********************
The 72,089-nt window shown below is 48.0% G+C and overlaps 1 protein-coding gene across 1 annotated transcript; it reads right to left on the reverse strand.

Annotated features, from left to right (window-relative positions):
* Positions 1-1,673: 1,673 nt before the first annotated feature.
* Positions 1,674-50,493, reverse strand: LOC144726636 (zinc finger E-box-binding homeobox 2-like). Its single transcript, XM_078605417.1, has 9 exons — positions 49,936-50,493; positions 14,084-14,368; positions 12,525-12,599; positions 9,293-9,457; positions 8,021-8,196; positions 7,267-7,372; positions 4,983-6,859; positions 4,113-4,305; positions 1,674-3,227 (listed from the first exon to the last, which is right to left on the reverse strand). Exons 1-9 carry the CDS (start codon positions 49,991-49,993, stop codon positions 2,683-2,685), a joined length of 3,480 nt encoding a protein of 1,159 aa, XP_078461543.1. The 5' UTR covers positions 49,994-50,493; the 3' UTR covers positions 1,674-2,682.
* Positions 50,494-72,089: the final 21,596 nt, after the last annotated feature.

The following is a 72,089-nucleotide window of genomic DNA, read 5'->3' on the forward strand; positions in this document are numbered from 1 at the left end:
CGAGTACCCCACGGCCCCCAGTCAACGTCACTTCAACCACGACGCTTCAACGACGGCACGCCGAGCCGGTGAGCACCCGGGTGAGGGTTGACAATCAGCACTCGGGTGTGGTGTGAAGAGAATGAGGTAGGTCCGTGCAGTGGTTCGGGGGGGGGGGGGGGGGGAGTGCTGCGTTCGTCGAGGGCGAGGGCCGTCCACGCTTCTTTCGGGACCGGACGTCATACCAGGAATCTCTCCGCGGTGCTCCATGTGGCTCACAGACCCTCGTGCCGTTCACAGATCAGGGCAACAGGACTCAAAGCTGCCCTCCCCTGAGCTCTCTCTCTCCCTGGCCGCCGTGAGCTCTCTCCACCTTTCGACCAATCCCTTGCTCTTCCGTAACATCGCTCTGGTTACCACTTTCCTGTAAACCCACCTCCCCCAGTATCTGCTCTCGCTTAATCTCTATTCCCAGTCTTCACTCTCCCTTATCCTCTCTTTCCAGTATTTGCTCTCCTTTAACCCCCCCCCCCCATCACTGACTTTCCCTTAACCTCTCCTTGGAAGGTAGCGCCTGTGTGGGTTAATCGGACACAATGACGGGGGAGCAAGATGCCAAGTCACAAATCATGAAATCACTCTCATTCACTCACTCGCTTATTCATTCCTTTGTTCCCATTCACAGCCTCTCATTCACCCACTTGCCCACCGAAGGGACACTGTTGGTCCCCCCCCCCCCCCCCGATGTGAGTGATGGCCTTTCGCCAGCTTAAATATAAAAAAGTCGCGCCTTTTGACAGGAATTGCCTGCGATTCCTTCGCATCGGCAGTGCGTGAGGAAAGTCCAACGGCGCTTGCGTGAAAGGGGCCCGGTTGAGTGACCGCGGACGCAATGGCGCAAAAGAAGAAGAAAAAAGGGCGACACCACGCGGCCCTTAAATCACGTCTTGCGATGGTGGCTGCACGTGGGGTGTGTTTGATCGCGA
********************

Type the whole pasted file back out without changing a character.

The 72,089-nt window shown below is 48.0% G+C and overlaps 1 protein-coding gene across 1 annotated transcript; it reads right to left on the reverse strand.

Annotated features, from left to right (window-relative positions):
* Positions 1-1,673: 1,673 nt before the first annotated feature.
* Positions 1,674-50,493, reverse strand: LOC144726636 (zinc finger E-box-binding homeobox 2-like). Its single transcript, XM_078605417.1, has 9 exons — positions 49,936-50,493; positions 14,084-14,368; positions 12,525-12,599; positions 9,293-9,457; positions 8,021-8,196; positions 7,267-7,372; positions 4,983-6,859; positions 4,113-4,305; positions 1,674-3,227 (listed from the first exon to the last, which is right to left on the reverse strand). Exons 1-9 carry the CDS (start codon positions 49,991-49,993, stop codon positions 2,683-2,685), a joined length of 3,480 nt encoding a protein of 1,159 aa, XP_078461543.1. The 5' UTR covers positions 49,994-50,493; the 3' UTR covers positions 1,674-2,682.
* Positions 50,494-72,089: the final 21,596 nt, after the last annotated feature.

The following is a 72,089-nucleotide window of genomic DNA, read 5'->3' on the forward strand; positions in this document are numbered from 1 at the left end:
CGAGTACCCCACGGCCCCCAGTCAACGTCACTTCAACCACGACGCTTCAACGACGGCACGCCGAGCCGGTGAGCACCCGGGTGAGGGTTGACAATCAGCACTCGGGTGTGGTGTGAAGAGAATGAGGTAGGTCCGTGCAGTGGTTCGGGGGGGGGGGGGGGGGGAGTGCTGCGTTCGTCGAGGGCGAGGGCCGTCCACGCTTCTTTCGGGACCGGACGTCATACCAGGAATCTCTCCGCGGTGCTCCATGTGGCTCACAGACCCTCGTGCCGTTCACAGATCAGGGCAACAGGACTCAAAGCTGCCCTCCCCTGAGCTCTCTCTCTCCCTGGCCGCCGTGAGCTCTCTCCACCTTTCGACCAATCCCTTGCTCTTCCGTAACATCGCTCTGGTTACCACTTTCCTGTAAACCCACCTCCCCCAGTATCTGCTCTCGCTTAATCTCTATTCCCAGTCTTCACTCTCCCTTATCCTCTCTTTCCAGTATTTGCTCTCCTTTAACCCCCCCCCCCCATCACTGACTTTCCCTTAACCTCTCCTTGGAAGGTAGCGCCTGTGTGGGTTAATCGGACACAATGACGGGGGAGCAAGATGCCAAGTCACAAATCATGAAATCACTCTCATTCACTCACTCGCTTATTCATTCCTTTGTTCCCATTCACAGCCTCTCATTCACCCACTTGCCCACCGAAGGGACACTGTTGGTCCCCCCCCCCCCCCCCGATGTGAGTGATGGCCTTTCGCCAGCTTAAATATAAAAAAGTCGCGCCTTTTGACAGGAATTGCCTGCGATTCCTTCGCATCGGCAGTGCGTGAGGAAAGTCCAACGGCGCTTGCGTGAAAGGGGCCCGGTTGAGTGACCGCGGACGCAATGGCGCAAAAGAAGAAGAAAAAAGGGCGACACCACGCGGCCCTTAAATCACGTCTTGCGATGGTGGCTGCACGTGGGGTGTGTTTGATCGCGA